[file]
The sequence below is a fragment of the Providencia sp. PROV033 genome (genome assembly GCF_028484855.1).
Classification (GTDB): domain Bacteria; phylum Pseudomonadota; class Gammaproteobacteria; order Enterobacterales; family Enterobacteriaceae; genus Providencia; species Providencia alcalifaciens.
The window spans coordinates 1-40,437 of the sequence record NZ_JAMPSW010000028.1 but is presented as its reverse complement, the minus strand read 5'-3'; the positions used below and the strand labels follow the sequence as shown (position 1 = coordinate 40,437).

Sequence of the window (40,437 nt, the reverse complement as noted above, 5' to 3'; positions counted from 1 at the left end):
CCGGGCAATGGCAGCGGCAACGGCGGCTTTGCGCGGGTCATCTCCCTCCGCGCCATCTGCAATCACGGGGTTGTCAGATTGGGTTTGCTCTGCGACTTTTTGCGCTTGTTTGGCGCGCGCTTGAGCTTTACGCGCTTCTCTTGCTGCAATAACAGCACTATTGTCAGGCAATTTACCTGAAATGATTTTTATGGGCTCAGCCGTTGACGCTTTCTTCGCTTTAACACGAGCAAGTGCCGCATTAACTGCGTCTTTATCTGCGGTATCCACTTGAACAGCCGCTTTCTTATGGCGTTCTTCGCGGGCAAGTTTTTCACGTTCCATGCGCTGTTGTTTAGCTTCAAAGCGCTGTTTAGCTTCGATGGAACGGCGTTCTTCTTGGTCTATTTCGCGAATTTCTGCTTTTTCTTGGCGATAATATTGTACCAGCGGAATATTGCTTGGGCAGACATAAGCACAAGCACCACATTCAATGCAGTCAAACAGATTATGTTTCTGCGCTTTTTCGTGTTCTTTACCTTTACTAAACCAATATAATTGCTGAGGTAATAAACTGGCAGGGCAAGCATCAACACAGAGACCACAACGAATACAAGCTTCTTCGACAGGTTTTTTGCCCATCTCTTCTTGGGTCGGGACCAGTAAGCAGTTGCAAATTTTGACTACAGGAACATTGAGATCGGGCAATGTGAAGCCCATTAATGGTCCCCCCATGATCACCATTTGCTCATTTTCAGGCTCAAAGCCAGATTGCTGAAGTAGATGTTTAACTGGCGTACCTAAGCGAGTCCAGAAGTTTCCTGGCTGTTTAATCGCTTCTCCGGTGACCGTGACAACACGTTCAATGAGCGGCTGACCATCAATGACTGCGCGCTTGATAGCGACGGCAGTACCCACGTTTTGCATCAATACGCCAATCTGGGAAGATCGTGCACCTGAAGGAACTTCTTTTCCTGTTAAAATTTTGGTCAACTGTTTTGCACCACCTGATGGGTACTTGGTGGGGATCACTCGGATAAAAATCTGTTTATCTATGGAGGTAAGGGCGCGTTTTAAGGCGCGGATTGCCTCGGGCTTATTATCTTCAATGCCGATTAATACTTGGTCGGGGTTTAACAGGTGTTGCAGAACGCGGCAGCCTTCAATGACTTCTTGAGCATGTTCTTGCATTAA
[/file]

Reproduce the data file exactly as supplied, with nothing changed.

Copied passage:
The sequence below is a fragment of the Providencia sp. PROV033 genome (genome assembly GCF_028484855.1).
Classification (GTDB): domain Bacteria; phylum Pseudomonadota; class Gammaproteobacteria; order Enterobacterales; family Enterobacteriaceae; genus Providencia; species Providencia alcalifaciens.
The window spans coordinates 1-40,437 of the sequence record NZ_JAMPSW010000028.1 but is presented as its reverse complement, the minus strand read 5'-3'; the positions used below and the strand labels follow the sequence as shown (position 1 = coordinate 40,437).

Sequence of the window (40,437 nt, the reverse complement as noted above, 5' to 3'; positions counted from 1 at the left end):
CCGGGCAATGGCAGCGGCAACGGCGGCTTTGCGCGGGTCATCTCCCTCCGCGCCATCTGCAATCACGGGGTTGTCAGATTGGGTTTGCTCTGCGACTTTTTGCGCTTGTTTGGCGCGCGCTTGAGCTTTACGCGCTTCTCTTGCTGCAATAACAGCACTATTGTCAGGCAATTTACCTGAAATGATTTTTATGGGCTCAGCCGTTGACGCTTTCTTCGCTTTAACACGAGCAAGTGCCGCATTAACTGCGTCTTTATCTGCGGTATCCACTTGAACAGCCGCTTTCTTATGGCGTTCTTCGCGGGCAAGTTTTTCACGTTCCATGCGCTGTTGTTTAGCTTCAAAGCGCTGTTTAGCTTCGATGGAACGGCGTTCTTCTTGGTCTATTTCGCGAATTTCTGCTTTTTCTTGGCGATAATATTGTACCAGCGGAATATTGCTTGGGCAGACATAAGCACAAGCACCACATTCAATGCAGTCAAACAGATTATGTTTCTGCGCTTTTTCGTGTTCTTTACCTTTACTAAACCAATATAATTGCTGAGGTAATAAACTGGCAGGGCAAGCATCAACACAGAGACCACAACGAATACAAGCTTCTTCGACAGGTTTTTTGCCCATCTCTTCTTGGGTCGGGACCAGTAAGCAGTTGCAAATTTTGACTACAGGAACATTGAGATCGGGCAATGTGAAGCCCATTAATGGTCCCCCCATGATCACCATTTGCTCATTTTCAGGCTCAAAGCCAGATTGCTGAAGTAGATGTTTAACTGGCGTACCTAAGCGAGTCCAGAAGTTTCCTGGCTGTTTAATCGCTTCTCCGGTGACCGTGACAACACGTTCAATGAGCGGCTGACCATCAATGACTGCGCGCTTGATAGCGACGGCAGTACCCACGTTTTGCATCAATACGCCAATCTGGGAAGATCGTGCACCTGAAGGAACTTCTTTTCCTGTTAAAATTTTGGTCAACTGTTTTGCACCACCTGATGGGTACTTGGTGGGGATCACTCGGATAAAAATCTGTTTATCTATGGAGGTAAGGGCGCGTTTTAAGGCGCGGATTGCCTCGGGCTTATTATCTTCAATGCCGATTAATACTTGGTCGGGGTTTAACAGGTGTTGCAGAACGCGGCAGCCTTCAATGACTTCTTGAGCATGTTCTTGCATTAA